Prominent Chemist Says Scientists Don’t Really Understand Evolution
Dr. James Tour understands microevolution, he has observed it often in the lab. But macroevolution—the evolution that, according to Darwinism, changed entire species, morphed organs, accomplished so many complex developments simultaneously to form human beings and the flora and fauna of our world—stumps Dr. Tour. He has no idea how this could work, and neither do the Nobel Prize winning chemists and National Academy members he’s asked to explain it.
Behind closed doors, Tour says, the leading chemists in the world will admit they have no idea how evolution works. He’s called out to the scientific community in search of anyone who can explain to him how macro-evolution could work, and not a single chemist has met the challenge.
Dr. Tour was confirmed as one of the 10 most-cited scientists in the world in 2010. His work on nanotechnology is world-renowned. He is a chemistry professor at Rice University, he received his Ph.D. in organic chemistry at Purdue University and was a post-doctoral Fellow at Stanford University.
He does not espouse intelligent design, but he is open about his faith in God. He is a Messianic Jew, who “does not wear his religion on his sleeve, but … will bring it up if asked, and if asked … does not hold back,” his colleagues told the Houston Chronicle in 2010.
He said during a talk at Georgia Tech on Nov. 1, 2012 titled “Nanotech and Jesus Christ,” posted on YouTube (skip forward to about 52 minutes into the video if you want to watch it yourself):
“I will tell you as a scientist and a synthetic chemist, if anybody should be able to understand evolution, it is me, because I make molecules for a living, and I don’t just buy a kit, and mix this and mix this, and get that. I mean, ab initio, I make molecules. I understand how hard it is to make molecules.
“I don’t understand evolution, and I will confess that to you. Is it OK, for me to say, ‘I don’t understand this’? Is that all right? I know that there’s a lot of people out there that don’t understand anything about organic synthesis, but they understand evolution. I understand a lot about making molecules; I don’t understand evolution. And you would just say that, wow, I must be really unusual.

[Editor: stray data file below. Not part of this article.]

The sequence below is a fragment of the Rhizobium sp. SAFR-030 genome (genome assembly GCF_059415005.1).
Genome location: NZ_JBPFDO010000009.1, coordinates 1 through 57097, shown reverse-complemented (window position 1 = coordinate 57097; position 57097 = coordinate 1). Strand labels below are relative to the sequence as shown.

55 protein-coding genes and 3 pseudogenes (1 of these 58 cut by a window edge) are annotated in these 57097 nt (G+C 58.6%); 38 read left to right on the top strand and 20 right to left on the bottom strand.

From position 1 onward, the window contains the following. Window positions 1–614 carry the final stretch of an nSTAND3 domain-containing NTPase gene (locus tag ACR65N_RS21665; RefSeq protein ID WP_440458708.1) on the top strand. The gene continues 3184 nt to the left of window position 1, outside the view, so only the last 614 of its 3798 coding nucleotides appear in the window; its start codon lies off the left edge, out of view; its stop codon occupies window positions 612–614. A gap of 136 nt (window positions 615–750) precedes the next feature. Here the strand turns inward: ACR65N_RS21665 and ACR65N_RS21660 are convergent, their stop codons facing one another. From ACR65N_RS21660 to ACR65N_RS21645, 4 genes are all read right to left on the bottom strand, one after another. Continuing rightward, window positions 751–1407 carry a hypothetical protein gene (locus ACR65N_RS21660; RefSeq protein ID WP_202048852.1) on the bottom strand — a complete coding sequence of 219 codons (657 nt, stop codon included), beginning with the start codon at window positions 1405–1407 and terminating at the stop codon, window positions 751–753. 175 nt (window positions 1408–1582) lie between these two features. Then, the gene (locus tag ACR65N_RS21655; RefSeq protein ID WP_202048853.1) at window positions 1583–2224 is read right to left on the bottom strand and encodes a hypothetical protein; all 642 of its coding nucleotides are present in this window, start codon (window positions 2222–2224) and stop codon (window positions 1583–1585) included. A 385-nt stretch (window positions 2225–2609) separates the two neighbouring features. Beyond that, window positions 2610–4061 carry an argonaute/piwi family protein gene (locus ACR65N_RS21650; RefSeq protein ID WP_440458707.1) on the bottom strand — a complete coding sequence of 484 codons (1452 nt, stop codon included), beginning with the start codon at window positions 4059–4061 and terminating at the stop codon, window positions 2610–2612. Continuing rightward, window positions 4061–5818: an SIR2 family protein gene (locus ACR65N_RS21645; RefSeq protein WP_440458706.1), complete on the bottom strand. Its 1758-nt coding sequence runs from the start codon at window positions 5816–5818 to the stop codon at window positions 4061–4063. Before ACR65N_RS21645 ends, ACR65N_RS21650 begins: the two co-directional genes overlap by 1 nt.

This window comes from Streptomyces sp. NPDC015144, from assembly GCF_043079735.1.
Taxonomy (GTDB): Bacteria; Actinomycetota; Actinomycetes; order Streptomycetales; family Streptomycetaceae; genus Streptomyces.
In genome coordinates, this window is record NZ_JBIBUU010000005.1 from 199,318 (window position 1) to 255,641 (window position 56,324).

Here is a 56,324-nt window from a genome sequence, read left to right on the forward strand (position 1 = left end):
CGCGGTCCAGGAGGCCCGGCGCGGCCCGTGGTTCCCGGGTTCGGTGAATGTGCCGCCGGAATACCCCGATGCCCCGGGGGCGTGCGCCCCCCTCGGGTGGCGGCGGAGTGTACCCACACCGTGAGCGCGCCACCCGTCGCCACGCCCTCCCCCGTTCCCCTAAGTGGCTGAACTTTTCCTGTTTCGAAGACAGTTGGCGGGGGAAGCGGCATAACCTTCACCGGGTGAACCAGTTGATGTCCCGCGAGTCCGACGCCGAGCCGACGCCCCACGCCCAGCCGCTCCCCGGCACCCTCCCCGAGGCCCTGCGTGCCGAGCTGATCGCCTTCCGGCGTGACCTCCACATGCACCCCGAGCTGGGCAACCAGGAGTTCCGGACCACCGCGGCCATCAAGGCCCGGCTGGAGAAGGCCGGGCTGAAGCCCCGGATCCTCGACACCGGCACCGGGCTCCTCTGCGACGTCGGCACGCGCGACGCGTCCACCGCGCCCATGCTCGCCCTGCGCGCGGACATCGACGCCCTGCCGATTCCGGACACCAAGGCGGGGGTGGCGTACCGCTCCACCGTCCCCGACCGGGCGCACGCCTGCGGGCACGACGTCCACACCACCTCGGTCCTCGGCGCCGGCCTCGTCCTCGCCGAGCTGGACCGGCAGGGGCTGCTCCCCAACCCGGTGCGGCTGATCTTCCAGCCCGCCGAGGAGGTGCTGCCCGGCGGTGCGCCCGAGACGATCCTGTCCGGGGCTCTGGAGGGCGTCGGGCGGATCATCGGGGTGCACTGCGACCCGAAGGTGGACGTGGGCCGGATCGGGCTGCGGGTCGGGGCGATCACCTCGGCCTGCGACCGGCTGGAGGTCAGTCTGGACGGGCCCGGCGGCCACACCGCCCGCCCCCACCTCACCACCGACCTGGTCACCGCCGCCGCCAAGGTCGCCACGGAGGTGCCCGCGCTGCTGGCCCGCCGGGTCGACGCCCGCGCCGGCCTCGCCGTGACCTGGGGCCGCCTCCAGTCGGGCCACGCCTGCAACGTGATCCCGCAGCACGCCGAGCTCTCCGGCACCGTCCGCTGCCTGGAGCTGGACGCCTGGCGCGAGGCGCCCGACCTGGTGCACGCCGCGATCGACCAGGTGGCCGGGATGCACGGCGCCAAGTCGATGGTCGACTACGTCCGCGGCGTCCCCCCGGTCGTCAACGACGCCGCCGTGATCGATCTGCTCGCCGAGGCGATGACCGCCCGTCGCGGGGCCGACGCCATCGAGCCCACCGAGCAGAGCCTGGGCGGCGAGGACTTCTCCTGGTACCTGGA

“Let me tell you what goes on in the back rooms of science—with National Academy members, with Nobel Prize winners. I have sat with them, and when I get them alone, not in public—because it’s a scary thing, if you say what I just said—I say, ‘Do you understand all of this, where all of this came from, and how this happens?’ Every time that I have sat with people who are synthetic chemists, who understand this, they go, ‘Uh-uh. Nope.’ … And if they’re afraid to say ‘Yes,’ they say nothing. They just stare at me, because they can’t sincerely do it.”
Tour’s talents in the lab have earned him praise. For example, his nanocars pushed far beyond expectations. They are literally molecules that look and move like cars, and he created for them a motor that makes 3 million revolutions per second. This is way faster than could be expected in building even a macroscopic car. The first version of his nanocar had a motor that made only 1.8 revolutions per minute.
“He is just incredibly creative as a chemist,” Wade Adams, director of Rice’s Smalley Institute for Nanoscale Science and Technology, told the Chronicle. “He makes molecules dance.”
But Tour has felt the scorn in academia for his open declarations about evolution. “When appointments are not made, when fellowships are not granted on this basis, that hurts. … I’m willing to stand up and say I don’t see any clothes on that emperor. I’m being very open. That bothers a lot of people. I don’t know why,” he told the Chronicle. The Rice administration has continued to support Tour, however.
In his talk at Georgia Tech, Tour recalled a conversation he once had with a bio-engineer in Israel: “[The bio-engineer was] describing to me the ear, and he was studying the different changes in the modulus of the ear, and I said, ‘How does this come about?’ And he says, ‘Oh, Jim, you know, we all believe in evolution, but we have no idea how it happened.'”